Groups forecast $5 trillion in deficits over next decade

Three prominent budget watchdog groups Monday released a study projecting $5 trillion in federal deficits over the next 10 years, fiscal 2004-2013, which is much more pessimistic than earlier Congressional Budget Office estimates of a $1.4 trillion deficit over the same period.

The report also forecasts a $4.4 billion deficit from fiscal 2002-2011, the same period in which CBO less than three years ago projected a $5.6 trillion surplus -- representing a $10 trillion swing in 32 months.

Issued by the Committee for Economic Development, the Concord Coalition and the Center on Budget and Policy Priorities, the report shows a deficit of $523 billion in 2004, followed by a string of annual deficits that never drop below $423 billion in any fiscal year and reach a high of $611 billion in 2013. It also projects annual interest payments on the national debt reaching $470 billion by 2013.

"If these projections are borne out, the coming decade is likely to be the most fiscally irresponsible in our nation's history," said Concord Coalition Executive Director Robert Bixby.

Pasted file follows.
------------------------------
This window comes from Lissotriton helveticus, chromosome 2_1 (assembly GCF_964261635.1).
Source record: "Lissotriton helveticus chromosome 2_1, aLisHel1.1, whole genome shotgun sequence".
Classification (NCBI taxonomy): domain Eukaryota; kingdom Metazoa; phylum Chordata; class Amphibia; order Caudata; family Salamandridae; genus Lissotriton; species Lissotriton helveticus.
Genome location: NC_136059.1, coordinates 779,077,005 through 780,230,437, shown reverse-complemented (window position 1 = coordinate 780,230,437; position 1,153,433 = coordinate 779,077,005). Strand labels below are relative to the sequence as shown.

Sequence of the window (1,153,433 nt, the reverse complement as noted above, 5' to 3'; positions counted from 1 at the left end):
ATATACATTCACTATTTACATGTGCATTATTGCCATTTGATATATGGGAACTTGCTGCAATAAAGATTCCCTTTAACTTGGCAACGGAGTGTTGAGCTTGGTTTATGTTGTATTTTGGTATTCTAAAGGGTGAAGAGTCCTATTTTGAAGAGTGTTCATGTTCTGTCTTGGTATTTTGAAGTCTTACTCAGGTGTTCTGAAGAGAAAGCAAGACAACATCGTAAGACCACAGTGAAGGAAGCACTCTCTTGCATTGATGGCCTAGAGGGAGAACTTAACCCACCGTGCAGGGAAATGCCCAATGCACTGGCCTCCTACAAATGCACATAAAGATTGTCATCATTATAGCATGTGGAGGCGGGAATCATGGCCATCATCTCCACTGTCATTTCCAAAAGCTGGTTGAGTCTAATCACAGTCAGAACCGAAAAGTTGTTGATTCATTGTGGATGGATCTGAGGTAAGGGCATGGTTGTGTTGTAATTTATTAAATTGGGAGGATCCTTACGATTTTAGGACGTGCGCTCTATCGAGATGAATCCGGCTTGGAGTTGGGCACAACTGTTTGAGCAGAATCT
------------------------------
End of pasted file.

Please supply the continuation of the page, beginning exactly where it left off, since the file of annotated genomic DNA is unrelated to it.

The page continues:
The report makes assumptions that by law CBO cannot-that expiring tax cuts will be extended, relief from the alternative minimum tax will be continued, a $400 billion Medicare prescription drug benefit will be enacted and defense and homeland security spending will grow faster than the rate of inflation.

In a veiled shot at Bush administration tax cut advocates, former Clinton administration Treasury Secretary Robert Rubin said "anyone who believes in market-based economics should be enormously concerned" since there is a direct link between deficits and rising interest rates. Rubin, who now serves as chairman of the Citigroup Inc. executive committee, said the deficits would cause markets to lose confidence by illustrating government mismanagement of the economy.

"We're going to need sacrifices on every front-the revenue front, the spending front and the entitlement front," added former CBO Director Robert Reischauer. He said that he is doubtful the current administration and Congress have the political will to either raise taxes, cut spending or reform entitlement programs such as Social Security, which is headed for a benefits explosion once the baby boomers begin retiring in about 2008.